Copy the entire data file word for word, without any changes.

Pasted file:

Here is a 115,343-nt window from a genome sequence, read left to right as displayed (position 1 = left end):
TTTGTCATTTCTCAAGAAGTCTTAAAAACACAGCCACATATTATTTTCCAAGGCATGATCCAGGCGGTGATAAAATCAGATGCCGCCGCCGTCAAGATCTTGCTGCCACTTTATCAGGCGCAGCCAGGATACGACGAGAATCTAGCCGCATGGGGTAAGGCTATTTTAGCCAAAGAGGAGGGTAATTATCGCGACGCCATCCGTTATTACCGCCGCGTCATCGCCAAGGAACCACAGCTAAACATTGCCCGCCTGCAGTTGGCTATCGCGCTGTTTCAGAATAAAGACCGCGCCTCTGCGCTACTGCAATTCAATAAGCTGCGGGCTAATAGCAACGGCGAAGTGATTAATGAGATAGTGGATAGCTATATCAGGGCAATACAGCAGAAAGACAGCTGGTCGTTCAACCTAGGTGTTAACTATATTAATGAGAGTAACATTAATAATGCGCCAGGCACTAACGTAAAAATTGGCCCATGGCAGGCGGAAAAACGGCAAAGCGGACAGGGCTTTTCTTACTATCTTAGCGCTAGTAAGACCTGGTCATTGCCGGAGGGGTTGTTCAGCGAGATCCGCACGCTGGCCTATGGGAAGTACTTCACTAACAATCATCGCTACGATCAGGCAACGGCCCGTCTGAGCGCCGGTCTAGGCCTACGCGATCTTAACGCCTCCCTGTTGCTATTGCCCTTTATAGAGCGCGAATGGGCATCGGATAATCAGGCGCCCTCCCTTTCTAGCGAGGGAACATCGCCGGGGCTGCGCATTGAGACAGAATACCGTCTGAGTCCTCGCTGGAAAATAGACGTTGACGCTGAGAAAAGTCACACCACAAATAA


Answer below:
Here is a 115,343-nt window from a genome sequence, read left to right as displayed (position 1 = left end):
TTTGTCATTTCTCAAGAAGTCTTAAAAACACAGCCACATATTATTTTCCAAGGCATGATCCAGGCGGTGATAAAATCAGATGCCGCCGCCGTCAAGATCTTGCTGCCACTTTATCAGGCGCAGCCAGGATACGACGAGAATCTAGCCGCATGGGGTAAGGCTATTTTAGCCAAAGAGGAGGGTAATTATCGCGACGCCATCCGTTATTACCGCCGCGTCATCGCCAAGGAACCACAGCTAAACATTGCCCGCCTGCAGTTGGCTATCGCGCTGTTTCAGAATAAAGACCGCGCCTCTGCGCTACTGCAATTCAATAAGCTGCGGGCTAATAGCAACGGCGAAGTGATTAATGAGATAGTGGATAGCTATATCAGGGCAATACAGCAGAAAGACAGCTGGTCGTTCAACCTAGGTGTTAACTATATTAATGAGAGTAACATTAATAATGCGCCAGGCACTAACGTAAAAATTGGCCCATGGCAGGCGGAAAAACGGCAAAGCGGACAGGGCTTTTCTTACTATCTTAGCGCTAGTAAGACCTGGTCATTGCCGGAGGGGTTGTTCAGCGAGATCCGCACGCTGGCCTATGGGAAGTACTTCACTAACAATCATCGCTACGATCAGGCAACGGCCCGTCTGAGCGCCGGTCTAGGCCTACGCGATCTTAACGCCTCCCTGTTGCTATTGCCCTTTATAGAGCGCGAATGGGCATCGGATAATCAGGCGCCCTCCCTTTCTAGCGAGGGAACATCGCCGGGGCTGCGCATTGAGACAGAATACCGTCTGAGTCCTCGCTGGAAAATAGACGTTGACGCTGAGAAAAGTCACACCACAAATAA